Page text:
We all sat talking for twenty minutes or so, with Jonathan answering questions about his history at Apple and the development especially of the multitouch technology of the iPhone and iPad that has been a "given" for Hudson and Paradise's generation. (Hudson is slightly older than the iPhone, in terms of its first release).

I still find the iPhone's capabilities astonishing, so it's fascinating to reflect on how it appears to those who have grown up with it as an established fact of life.

Jonathan confirmed that the iPad had in fact been developed first. The tablet device was considered so radical that a smartphone was considered a more accessible springboard for the touchscreen keypad, the amazing "pinch and stretch" capabilities of multitouch and the whole concept of something where you would access different apps simply by swiping your fingers across the glass.

He also talked about his own history at Apple: Jonathan was recruited in 1996, when, as he said, "The company was in a bit of a pickle."

Close to bankruptcy, things didn't really begin to change until Apple co-founder Steve Jobs came back to the company in 1997.

Jonathan and Steve "clicked," and the incredible development - and unique, minimalist design - of the iPod, the iMac and, ultimately, the iPhone and iPad followed.

We explained to Jonathan that, because we limit his access to media and technology, to encourage a more traditional childhood, initially Hudson had not been allowed to use a computer - but growing up in a house where Charong and I are always writing at our Macs, he quickly became intrigued. 

Although he, like Paradise, has loved books since the first weeks of his life (he is writing a children's book with me now as well as writing his own books completely by himself), Hudson asked to learn to read and write - primarily so he could read the instructions for various computer functions and use the keyboard to create his own emails and blogs.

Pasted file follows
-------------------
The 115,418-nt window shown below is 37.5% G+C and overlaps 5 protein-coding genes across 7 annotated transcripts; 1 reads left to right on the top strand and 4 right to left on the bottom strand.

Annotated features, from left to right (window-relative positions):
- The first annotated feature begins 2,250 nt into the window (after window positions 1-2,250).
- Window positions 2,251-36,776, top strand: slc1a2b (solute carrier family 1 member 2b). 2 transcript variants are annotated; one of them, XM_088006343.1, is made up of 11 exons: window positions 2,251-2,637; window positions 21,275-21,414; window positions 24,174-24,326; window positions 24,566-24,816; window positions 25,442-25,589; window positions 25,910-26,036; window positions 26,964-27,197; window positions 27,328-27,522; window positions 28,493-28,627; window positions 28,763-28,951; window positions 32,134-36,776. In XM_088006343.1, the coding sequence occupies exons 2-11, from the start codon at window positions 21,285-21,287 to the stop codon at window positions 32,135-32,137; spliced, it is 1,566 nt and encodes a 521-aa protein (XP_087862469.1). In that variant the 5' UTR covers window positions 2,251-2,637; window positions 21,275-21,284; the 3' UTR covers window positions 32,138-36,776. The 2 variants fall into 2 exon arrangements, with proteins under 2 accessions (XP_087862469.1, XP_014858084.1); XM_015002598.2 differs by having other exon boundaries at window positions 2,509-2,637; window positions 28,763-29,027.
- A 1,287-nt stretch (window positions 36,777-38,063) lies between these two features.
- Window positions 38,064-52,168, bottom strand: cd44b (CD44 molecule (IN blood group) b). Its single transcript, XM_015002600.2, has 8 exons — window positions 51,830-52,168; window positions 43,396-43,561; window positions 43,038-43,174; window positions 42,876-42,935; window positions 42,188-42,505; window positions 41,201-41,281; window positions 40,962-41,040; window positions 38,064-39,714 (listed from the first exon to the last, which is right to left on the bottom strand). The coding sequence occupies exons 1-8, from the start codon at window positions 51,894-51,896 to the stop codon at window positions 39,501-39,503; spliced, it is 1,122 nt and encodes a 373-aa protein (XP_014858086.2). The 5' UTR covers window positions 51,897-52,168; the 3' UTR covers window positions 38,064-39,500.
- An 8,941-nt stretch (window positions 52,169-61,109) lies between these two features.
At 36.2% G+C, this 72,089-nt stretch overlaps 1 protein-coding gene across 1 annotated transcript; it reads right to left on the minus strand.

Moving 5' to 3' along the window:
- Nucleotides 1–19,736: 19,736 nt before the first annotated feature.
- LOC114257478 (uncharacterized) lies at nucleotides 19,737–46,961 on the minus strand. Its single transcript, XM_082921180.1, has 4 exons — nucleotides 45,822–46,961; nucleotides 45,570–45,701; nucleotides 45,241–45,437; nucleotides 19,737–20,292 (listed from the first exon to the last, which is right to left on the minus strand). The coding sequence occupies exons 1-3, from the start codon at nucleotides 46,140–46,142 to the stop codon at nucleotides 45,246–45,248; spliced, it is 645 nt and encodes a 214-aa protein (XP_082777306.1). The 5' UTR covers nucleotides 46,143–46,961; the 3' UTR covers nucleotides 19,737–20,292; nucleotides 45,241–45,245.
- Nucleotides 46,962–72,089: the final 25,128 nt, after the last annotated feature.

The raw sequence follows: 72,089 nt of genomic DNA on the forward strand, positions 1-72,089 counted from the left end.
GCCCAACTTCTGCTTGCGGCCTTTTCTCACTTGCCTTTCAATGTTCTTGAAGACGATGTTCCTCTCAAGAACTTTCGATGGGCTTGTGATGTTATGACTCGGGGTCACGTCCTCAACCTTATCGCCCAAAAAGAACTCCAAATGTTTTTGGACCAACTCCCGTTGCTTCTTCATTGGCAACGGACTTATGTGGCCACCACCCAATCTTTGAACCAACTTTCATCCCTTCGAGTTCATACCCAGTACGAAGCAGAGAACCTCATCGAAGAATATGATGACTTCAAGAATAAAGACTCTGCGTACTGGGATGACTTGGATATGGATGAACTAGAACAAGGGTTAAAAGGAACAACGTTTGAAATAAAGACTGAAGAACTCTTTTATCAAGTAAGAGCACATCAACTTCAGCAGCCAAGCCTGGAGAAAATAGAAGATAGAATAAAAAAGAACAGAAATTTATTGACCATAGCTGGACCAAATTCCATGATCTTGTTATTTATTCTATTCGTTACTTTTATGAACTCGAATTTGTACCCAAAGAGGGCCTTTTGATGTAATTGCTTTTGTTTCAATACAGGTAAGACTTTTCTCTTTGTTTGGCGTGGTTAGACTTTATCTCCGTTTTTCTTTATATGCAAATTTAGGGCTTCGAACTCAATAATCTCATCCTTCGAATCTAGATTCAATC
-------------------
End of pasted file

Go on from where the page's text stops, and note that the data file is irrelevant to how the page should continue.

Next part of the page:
Hudson also showed Jonathan his T-shirt for his own "company," BAnnu - now already over a year old - and explained that the name stood for, "Business Activities New News Utilities."
(When Hudson first created BAnnu - which is always written with the mix of upper and lower case letters - he told us that was simply the name, it didn't stand for anything: the acronym explanation came later.)

After a while, Jonathan was called away - I'm sure, despite the very relaxed nature of the Apple Campus, his responsibilities are many - and we were taken to lunch in the Apple Cafeteria, which in itself is quite marvelous. 

Spacious and with a very inviting atmosphere, it offers a truly wide range of delicious, very reasonably priced, mostly organic food - and even, as Amy Olofsen explained, fresh sushi made from fish caught daily by Apple's own team of fishermen!

We ended the trip with a visit to "The Company Store" - Apple's own, on-campus Apple Store for employees - where Hudson bought a wrist strap for the birthday iPod that Jonathan had given him (and which Hudson is over the moon about), and where I was amused to see, given Apple's reputation for secrecy, T-shirts that read, "I visited the Apple Campus. But that's all I'm allowed to say."

Later, after we returned home from Hudson's San Francisco birthday trip, Hudson emailed Jonathan Ive on Hudson's own BAnnu email account, to thank him for his wonderful iPod Nano (quickly loaded with favorite photos and Beatles songs, not least Birthday from The White Album) - and Jonathan was kind enough to send Hudson a very nice email back.

An Apple T-shirt.
All photographs copyright 2011 Alexander Chow-Stuart.